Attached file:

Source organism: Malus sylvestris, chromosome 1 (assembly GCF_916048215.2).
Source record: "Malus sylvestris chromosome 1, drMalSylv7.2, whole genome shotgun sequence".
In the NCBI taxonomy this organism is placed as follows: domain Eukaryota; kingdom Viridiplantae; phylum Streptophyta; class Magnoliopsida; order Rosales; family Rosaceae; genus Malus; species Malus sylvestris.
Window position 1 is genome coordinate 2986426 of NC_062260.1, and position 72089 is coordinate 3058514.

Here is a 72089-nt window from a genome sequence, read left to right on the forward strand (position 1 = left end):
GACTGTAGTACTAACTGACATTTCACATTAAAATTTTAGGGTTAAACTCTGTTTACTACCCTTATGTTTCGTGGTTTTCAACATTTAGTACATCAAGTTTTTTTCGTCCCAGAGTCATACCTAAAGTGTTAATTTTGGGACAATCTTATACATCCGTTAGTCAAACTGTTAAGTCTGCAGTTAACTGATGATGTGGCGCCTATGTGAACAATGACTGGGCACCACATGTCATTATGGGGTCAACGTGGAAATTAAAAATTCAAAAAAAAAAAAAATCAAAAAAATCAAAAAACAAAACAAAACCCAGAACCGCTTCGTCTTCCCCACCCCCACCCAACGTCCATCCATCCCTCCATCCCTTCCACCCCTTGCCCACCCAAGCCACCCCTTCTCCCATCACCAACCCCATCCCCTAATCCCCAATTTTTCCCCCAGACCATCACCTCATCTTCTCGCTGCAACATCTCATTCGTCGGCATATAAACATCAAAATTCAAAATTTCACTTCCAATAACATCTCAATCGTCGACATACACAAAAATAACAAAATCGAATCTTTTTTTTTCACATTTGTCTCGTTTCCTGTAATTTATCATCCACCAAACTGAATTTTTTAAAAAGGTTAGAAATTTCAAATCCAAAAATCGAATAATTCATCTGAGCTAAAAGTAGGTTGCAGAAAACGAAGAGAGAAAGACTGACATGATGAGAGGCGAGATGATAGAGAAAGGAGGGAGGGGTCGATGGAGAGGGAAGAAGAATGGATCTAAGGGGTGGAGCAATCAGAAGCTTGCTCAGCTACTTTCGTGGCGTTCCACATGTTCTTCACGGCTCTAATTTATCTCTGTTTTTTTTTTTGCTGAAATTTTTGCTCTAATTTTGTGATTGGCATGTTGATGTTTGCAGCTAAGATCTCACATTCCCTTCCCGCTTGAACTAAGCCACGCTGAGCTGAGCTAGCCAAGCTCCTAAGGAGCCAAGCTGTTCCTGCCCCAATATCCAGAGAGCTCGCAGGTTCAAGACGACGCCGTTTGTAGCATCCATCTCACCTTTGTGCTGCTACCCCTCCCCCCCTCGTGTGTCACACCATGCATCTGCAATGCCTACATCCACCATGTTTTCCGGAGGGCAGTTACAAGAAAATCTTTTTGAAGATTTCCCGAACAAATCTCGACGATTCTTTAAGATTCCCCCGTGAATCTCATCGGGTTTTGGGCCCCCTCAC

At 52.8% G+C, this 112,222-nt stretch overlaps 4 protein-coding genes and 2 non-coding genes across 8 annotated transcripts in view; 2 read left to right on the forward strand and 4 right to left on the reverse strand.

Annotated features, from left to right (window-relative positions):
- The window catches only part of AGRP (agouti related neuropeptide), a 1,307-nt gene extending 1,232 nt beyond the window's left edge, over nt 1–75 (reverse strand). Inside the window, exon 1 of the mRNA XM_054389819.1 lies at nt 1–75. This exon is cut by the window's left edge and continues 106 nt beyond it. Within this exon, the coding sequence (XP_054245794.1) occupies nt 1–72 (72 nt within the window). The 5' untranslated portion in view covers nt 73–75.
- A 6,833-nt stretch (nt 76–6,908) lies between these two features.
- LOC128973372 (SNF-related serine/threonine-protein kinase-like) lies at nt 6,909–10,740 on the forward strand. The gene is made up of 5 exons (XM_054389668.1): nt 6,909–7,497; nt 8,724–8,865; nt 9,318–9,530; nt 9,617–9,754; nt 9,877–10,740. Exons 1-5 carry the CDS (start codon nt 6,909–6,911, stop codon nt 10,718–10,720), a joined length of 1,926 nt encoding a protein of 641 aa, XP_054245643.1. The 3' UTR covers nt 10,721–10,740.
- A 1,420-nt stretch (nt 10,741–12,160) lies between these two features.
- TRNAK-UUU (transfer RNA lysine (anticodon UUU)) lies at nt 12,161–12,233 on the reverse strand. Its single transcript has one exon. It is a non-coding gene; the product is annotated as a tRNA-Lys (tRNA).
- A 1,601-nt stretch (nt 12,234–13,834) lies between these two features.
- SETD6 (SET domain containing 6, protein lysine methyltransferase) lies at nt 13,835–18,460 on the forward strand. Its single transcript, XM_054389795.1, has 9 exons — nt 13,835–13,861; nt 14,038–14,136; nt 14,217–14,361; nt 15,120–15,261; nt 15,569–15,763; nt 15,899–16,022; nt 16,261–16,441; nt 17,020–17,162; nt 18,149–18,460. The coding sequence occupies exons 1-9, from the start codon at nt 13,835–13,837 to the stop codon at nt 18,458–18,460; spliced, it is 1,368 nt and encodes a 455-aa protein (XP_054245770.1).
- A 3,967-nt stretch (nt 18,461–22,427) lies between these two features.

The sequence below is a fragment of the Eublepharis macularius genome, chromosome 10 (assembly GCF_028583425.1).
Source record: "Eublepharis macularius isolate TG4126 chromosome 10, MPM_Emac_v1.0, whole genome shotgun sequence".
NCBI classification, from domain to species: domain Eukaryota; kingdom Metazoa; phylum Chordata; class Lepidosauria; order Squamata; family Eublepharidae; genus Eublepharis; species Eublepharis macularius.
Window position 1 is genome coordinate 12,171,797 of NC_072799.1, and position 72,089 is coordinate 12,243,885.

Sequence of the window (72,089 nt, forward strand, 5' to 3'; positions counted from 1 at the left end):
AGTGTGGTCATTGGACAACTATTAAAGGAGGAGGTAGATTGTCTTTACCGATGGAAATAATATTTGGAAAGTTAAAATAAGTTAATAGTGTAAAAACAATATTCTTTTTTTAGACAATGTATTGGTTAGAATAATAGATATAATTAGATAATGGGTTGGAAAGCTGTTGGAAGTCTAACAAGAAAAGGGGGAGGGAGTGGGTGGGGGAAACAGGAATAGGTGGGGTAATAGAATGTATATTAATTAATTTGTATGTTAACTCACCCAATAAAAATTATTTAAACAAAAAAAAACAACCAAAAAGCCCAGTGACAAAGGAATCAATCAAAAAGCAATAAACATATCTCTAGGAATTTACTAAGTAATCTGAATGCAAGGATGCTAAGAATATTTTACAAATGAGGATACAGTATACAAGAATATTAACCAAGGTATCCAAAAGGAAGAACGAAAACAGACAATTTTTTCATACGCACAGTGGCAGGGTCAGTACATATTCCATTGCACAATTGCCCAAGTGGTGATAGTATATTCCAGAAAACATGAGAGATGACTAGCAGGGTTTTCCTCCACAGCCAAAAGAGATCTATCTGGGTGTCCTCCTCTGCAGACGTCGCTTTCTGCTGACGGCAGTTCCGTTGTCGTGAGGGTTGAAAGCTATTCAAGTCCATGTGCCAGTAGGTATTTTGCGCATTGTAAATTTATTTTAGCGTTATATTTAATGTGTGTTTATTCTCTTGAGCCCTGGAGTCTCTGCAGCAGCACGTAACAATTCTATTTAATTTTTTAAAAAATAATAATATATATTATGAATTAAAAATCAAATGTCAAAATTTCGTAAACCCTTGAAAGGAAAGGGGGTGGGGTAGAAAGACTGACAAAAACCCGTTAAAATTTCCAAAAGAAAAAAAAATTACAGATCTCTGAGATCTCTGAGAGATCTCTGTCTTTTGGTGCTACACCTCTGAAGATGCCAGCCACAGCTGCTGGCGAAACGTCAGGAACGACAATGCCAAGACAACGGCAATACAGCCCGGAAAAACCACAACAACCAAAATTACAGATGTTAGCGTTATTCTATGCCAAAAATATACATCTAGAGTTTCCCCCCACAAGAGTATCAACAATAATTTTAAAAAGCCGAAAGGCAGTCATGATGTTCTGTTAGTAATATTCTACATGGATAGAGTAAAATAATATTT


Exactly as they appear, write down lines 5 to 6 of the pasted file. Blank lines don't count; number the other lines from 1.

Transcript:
Here is a 72089-nt window from a genome sequence, read left to right on the forward strand (position 1 = left end):
GACTGTAGTACTAACTGACATTTCACATTAAAATTTTAGGGTTAAACTCTGTTTACTACCCTTATGTTTCGTGGTTTTCAACATTTAGTACATCAAGTTTTTTTCGTCCCAGAGTCATACCTAAAGTGTTAATTTTGGGACAATCTTATACATCCGTTAGTCAAACTGTTAAGTCTGCAGTTAACTGATGATGTGGCGCCTATGTGAACAATGACTGGGCACCACATGTCATTATGGGGTCAACGTGGAAATTAAAAATTCAAAAAAAAAAAAAATCAAAAAAATCAAAAAACAAAACAAAACCCAGAACCGCTTCGTCTTCCCCACCCCCACCCAACGTCCATCCATCCCTCCATCCCTTCCACCCCTTGCCCACCCAAGCCACCCCTTCTCCCATCACCAACCCCATCCCCTAATCCCCAATTTTTCCCCCAGACCATCACCTCATCTTCTCGCTGCAACATCTCATTCGTCGGCATATAAACATCAAAATTCAAAATTTCACTTCCAATAACATCTCAATCGTCGACATACACAAAAATAACAAAATCGAATCTTTTTTTTTCACATTTGTCTCGTTTCCTGTAATTTATCATCCACCAAACTGAATTTTTTAAAAAGGTTAGAAATTTCAAATCCAAAAATCGAATAATTCATCTGAGCTAAAAGTAGGTTGCAGAAAACGAAGAGAGAAAGACTGACATGATGAGAGGCGAGATGATAGAGAAAGGAGGGAGGGGTCGATGGAGAGGGAAGAAGAATGGATCTAAGGGGTGGAGCAATCAGAAGCTTGCTCAGCTACTTTCGTGGCGTTCCACATGTTCTTCACGGCTCTAATTTATCTCTGTTTTTTTTTTTGCTGAAATTTTTGCTCTAATTTTGTGATTGGCATGTTGATGTTTGCAGCTAAGATCTCACATTCCCTTCCCGCTTGAACTAAGCCACGCTGAGCTGAGCTAGCCAAGCTCCTAAGGAGCCAAGCTGTTCCTGCCCCAATATCCAGAGAGCTCGCAGGTTCAAGACGACGCCGTTTGTAGCATCCATCTCACCTTTGTGCTGCTACCCCTCCCCCCCTCGTGTGTCACACCATGCATCTGCAATGCCTACATCCACCATGTTTTCCGGAGGGCAGTTACAAGAAAATCTTTTTGAAGATTTCCCGAACAAATCTCGACGATTCTTTAAGATTCCCCCGTGAATCTCATCGGGTTTTGGGCCCCCTCAC